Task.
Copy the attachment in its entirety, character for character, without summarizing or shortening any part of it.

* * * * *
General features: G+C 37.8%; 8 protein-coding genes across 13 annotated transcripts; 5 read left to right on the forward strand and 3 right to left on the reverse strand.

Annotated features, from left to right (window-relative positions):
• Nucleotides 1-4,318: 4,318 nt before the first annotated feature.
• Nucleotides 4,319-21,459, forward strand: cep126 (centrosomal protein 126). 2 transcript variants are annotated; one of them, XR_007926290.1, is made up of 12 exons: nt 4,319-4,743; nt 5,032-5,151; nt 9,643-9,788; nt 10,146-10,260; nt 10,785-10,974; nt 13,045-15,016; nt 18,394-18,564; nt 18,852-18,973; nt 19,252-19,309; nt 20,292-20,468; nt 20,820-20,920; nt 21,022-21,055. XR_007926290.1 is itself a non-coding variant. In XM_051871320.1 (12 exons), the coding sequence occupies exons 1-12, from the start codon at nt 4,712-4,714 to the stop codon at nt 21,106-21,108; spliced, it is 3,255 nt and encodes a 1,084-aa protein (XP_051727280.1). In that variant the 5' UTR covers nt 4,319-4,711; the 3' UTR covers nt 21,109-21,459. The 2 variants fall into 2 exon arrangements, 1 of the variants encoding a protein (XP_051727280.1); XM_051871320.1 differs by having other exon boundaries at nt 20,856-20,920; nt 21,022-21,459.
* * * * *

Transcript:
General features: G+C 37.8%; 8 protein-coding genes across 13 annotated transcripts; 5 read left to right on the forward strand and 3 right to left on the reverse strand.

Annotated features, from left to right (window-relative positions):
• Nucleotides 1-4,318: 4,318 nt before the first annotated feature.
• Nucleotides 4,319-21,459, forward strand: cep126 (centrosomal protein 126). 2 transcript variants are annotated; one of them, XR_007926290.1, is made up of 12 exons: nt 4,319-4,743; nt 5,032-5,151; nt 9,643-9,788; nt 10,146-10,260; nt 10,785-10,974; nt 13,045-15,016; nt 18,394-18,564; nt 18,852-18,973; nt 19,252-19,309; nt 20,292-20,468; nt 20,820-20,920; nt 21,022-21,055. XR_007926290.1 is itself a non-coding variant. In XM_051871320.1 (12 exons), the coding sequence occupies exons 1-12, from the start codon at nt 4,712-4,714 to the stop codon at nt 21,106-21,108; spliced, it is 3,255 nt and encodes a 1,084-aa protein (XP_051727280.1). In that variant the 5' UTR covers nt 4,319-4,711; the 3' UTR covers nt 21,109-21,459. The 2 variants fall into 2 exon arrangements, 1 of the variants encoding a protein (XP_051727280.1); XM_051871320.1 differs by having other exon boundaries at nt 20,856-20,920; nt 21,022-21,459.